Ok, there is no way to be stressed out with this recipe adapted from the book Baking and Pastry – Mastering the Art and Craft. Pain de mie is a kind of French bread sandwich but goes far from been painful as baguettes, croissants or other elaborated French breads. Even shaping is quite forgiving since you have to use a pan to hold the dough. So, let’s get it started.

Pan de Mie

Yields 2 loaves

8 cups (2lb 2oz) unbleached al purpose flour

1 tsp instant dry yeast

1 tbsp salt

2 tbsp sugar

2 2/3 cup water

½ cup olive oil

By Hand:  In a large bowl, combine water, sugar, salt and olive oil. Add flour and yeast, stirring till the dough starts to leave the sides of the bowl. Transfer the dough to a lightly greased surface and knead it for 5 to 8 minutes, or until it’s smooth. Transfer the dough to a lightly greased bowl, cover and allow the dough to rise till puffy or nearly doubled, about 45 minutes (depends on the warmth of your kitchen).

Mixer: Combine flour and yeast. Add salt, sugar, olive oil and water to the mixer and then add the flour and yeast. Mix on low speed with the dough hook attachment for 4 minutes and medium speed for 4 more minutes. Transfer the dough to a lightly greased bowl, cover and allow the dough to rise till puffy or nearly doubled, about 45 minutes (depends on the warmth of your kitchen).
Divide the dough into two pieces, pre-shape into oblongs, cover and let it relax for 15 minutes.



Lightly grease two 9 x 5-inch loaf pans. Pat the dough out, fold it over on itself, and then use the side of your hand to seal the edges. Flip the dough so the sealed edge is on the bottom. Roll the dough under your palms into a cylinder 8in long.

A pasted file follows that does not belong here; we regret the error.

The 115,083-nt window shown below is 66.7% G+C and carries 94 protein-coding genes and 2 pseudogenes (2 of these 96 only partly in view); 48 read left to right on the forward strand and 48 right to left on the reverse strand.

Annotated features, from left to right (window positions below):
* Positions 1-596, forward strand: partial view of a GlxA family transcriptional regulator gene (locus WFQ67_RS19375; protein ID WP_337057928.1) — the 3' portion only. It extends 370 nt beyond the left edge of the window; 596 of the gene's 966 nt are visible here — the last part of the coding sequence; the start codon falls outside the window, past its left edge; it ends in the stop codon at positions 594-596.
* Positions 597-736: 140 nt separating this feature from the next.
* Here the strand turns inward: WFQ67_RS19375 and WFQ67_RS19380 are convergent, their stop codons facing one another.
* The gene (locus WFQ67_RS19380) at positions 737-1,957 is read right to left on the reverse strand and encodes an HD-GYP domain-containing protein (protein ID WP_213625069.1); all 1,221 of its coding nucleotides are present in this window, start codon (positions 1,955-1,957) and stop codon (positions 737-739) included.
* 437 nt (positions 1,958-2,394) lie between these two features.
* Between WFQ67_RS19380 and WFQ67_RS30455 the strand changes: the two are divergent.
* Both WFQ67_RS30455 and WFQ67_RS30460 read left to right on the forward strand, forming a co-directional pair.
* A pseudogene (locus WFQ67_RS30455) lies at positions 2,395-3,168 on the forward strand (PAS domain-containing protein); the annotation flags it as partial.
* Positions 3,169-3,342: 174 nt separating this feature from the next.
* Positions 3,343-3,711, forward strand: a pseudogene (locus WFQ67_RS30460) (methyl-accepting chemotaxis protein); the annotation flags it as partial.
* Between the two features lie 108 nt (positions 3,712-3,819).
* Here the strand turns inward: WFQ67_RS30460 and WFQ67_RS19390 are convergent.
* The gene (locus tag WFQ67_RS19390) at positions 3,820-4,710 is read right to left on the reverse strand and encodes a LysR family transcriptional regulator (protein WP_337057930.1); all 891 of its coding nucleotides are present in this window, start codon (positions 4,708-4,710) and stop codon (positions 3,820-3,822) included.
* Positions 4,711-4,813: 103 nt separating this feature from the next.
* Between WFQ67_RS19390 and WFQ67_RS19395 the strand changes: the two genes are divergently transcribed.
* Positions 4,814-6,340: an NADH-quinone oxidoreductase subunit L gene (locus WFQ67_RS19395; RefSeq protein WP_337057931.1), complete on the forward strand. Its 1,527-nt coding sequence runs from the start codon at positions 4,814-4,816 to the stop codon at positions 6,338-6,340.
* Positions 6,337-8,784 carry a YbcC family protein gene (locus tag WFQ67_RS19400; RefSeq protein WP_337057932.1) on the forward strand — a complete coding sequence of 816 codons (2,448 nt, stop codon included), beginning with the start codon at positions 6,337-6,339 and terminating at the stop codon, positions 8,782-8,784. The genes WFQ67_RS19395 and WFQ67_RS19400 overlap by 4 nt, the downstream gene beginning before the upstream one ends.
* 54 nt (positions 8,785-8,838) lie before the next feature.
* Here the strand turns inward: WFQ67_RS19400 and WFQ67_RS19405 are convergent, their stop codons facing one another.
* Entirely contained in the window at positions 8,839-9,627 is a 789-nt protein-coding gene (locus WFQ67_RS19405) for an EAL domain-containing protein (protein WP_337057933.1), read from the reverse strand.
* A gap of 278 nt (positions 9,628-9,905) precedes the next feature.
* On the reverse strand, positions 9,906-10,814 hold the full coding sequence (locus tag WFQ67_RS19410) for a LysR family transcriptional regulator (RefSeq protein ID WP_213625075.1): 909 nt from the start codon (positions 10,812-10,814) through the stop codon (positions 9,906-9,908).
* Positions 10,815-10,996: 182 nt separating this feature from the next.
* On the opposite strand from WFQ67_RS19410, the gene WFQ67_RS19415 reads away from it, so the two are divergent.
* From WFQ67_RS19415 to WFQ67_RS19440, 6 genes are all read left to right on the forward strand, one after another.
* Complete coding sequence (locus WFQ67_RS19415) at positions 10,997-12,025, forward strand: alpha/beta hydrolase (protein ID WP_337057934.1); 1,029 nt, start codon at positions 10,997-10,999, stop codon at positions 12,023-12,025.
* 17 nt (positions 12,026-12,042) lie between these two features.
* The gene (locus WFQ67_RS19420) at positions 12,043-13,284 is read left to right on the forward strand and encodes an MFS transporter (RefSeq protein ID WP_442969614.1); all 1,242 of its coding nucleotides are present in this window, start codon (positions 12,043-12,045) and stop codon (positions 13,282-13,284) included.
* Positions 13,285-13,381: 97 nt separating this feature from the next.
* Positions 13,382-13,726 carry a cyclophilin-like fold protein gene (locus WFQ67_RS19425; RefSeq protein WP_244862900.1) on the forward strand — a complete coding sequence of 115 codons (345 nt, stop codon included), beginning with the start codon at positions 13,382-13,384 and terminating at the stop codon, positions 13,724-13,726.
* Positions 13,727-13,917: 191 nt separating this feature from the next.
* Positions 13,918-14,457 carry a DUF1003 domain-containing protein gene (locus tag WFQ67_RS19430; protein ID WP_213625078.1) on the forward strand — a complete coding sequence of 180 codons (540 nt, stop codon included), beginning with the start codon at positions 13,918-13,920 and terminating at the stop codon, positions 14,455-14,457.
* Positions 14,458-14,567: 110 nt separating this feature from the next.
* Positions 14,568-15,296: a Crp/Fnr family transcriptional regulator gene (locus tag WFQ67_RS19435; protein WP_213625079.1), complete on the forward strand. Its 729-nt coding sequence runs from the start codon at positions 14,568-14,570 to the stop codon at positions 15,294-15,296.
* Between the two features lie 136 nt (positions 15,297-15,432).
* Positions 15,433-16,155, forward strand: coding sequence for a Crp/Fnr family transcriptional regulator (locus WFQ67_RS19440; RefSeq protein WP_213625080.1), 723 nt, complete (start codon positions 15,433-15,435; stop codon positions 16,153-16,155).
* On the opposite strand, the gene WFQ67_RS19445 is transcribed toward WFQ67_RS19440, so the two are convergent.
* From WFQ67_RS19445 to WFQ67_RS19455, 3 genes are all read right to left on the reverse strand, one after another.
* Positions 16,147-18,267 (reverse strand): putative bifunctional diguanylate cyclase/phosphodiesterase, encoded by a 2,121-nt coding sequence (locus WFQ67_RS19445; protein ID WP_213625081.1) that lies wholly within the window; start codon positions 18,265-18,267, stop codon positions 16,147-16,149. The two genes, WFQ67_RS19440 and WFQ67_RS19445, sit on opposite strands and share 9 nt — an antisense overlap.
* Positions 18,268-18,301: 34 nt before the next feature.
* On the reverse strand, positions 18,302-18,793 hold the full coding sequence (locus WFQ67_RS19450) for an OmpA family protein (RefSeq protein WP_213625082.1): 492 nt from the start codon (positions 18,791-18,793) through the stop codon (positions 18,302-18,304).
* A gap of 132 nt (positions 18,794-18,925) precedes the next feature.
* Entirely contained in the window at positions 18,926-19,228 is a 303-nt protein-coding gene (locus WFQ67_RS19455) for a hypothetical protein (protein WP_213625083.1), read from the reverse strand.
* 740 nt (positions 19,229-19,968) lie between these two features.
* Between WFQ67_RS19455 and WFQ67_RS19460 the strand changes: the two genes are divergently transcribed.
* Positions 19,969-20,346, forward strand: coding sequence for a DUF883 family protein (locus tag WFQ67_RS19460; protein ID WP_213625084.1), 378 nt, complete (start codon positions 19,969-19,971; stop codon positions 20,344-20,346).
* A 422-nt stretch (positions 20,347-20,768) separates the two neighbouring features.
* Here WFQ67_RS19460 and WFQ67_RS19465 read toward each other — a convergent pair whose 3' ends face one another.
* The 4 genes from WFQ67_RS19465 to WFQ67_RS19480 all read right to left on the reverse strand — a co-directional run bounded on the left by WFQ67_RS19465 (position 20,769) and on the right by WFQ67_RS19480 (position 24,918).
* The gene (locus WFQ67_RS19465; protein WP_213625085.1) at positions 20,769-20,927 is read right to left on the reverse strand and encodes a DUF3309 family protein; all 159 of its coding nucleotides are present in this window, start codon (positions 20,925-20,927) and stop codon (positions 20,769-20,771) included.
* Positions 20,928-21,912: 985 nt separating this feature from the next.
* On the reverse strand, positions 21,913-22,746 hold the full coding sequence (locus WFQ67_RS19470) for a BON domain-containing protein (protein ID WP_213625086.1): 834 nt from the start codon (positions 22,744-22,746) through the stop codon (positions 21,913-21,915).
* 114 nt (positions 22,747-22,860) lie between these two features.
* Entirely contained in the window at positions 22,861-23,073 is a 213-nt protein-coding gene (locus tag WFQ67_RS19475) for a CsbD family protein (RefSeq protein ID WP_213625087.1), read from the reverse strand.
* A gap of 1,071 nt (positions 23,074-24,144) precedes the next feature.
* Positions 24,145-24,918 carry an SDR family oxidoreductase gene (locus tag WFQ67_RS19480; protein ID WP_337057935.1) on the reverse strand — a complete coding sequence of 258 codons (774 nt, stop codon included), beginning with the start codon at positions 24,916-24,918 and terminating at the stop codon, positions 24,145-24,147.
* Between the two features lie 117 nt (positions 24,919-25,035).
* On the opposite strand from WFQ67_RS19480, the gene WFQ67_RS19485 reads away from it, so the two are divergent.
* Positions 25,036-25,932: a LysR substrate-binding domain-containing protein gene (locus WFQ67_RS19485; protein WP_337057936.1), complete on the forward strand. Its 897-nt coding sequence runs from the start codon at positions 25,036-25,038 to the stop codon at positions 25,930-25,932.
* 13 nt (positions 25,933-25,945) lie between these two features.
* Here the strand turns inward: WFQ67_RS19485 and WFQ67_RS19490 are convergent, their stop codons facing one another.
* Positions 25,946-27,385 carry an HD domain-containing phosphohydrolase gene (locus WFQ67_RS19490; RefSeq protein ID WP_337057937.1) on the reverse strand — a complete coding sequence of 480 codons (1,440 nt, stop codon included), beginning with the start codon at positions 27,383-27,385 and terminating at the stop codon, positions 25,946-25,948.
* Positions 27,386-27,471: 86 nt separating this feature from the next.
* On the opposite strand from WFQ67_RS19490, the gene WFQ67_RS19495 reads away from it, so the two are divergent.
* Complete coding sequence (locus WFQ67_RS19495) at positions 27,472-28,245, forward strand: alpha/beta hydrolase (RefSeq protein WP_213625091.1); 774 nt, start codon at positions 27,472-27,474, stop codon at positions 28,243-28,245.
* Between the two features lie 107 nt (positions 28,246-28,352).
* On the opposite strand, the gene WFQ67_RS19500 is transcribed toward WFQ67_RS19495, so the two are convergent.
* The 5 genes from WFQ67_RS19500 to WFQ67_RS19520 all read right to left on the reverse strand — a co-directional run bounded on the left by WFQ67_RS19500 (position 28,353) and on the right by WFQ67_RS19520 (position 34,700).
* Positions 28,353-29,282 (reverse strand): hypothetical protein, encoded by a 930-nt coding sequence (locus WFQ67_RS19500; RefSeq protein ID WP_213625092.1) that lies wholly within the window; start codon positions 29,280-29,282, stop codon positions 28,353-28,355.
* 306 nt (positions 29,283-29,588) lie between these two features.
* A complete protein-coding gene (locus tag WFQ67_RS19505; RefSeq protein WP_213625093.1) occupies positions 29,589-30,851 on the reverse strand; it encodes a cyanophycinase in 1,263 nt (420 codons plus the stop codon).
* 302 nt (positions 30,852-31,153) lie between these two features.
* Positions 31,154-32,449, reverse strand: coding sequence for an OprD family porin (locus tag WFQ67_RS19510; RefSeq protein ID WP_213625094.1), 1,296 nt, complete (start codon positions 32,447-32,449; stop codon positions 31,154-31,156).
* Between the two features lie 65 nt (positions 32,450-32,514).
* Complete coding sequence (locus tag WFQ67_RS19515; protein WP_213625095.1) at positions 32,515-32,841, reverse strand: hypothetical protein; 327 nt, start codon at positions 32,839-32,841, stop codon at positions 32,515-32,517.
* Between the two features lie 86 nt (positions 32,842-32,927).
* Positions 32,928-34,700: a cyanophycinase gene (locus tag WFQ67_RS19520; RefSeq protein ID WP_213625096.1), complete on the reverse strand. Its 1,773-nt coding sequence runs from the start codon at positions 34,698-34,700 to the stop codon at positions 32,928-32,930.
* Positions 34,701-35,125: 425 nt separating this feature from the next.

Fit it into the pans, sprinkle some flour on top, cover with plastic wrap, and allow the dough to rise for 45 minutes to 1 hour (again, depending on the warmth of your kitchen it may rise even more slowly).

Preheat your oven to 375°F and bake the bread for 40 minutes. Remove the bread from the oven, and turn it out of the pan onto a rack to cool completely before serving.


Finally, here is my pumpkin soup. With two days of delay but it is here. And I know, you don’t need another recipe for pumpkin soup but still I thought I should give it a try. Believe me, the result is quite interesting.

Base is simple, roasted pumpkin with a touch of nutmeg and sage, blended with chicken stock. It is not light, neither dairy free or vegetarian…what doesn’t keep you from changing or adjusting it according to your preferences and habits.

Actually, for me this recipe is more about garnishing than the soup itself. So, please, if you want to change anything, don’t leave garnishing behind ‘cause that’s what makes the soup to be so…this soup.

Every step can be made ahead, just heat the soup in the microwave and garnish before serving.


Roasted pumpkin soup with crispy brie, brown butter and sage

Servings: 4-6


2 small pumpkins seeded and cut into 1-inch slices (or 4 cups pumpkin pure)
2 small onions, sliced
8 garlic cloves, peeled
1/4 cup extra-virgin olive oil
1/4 nutmeg
1/8 ground cloves
2 teaspoons salt
1/2 teaspoon freshly ground pepper
about 10 fresh sage leaves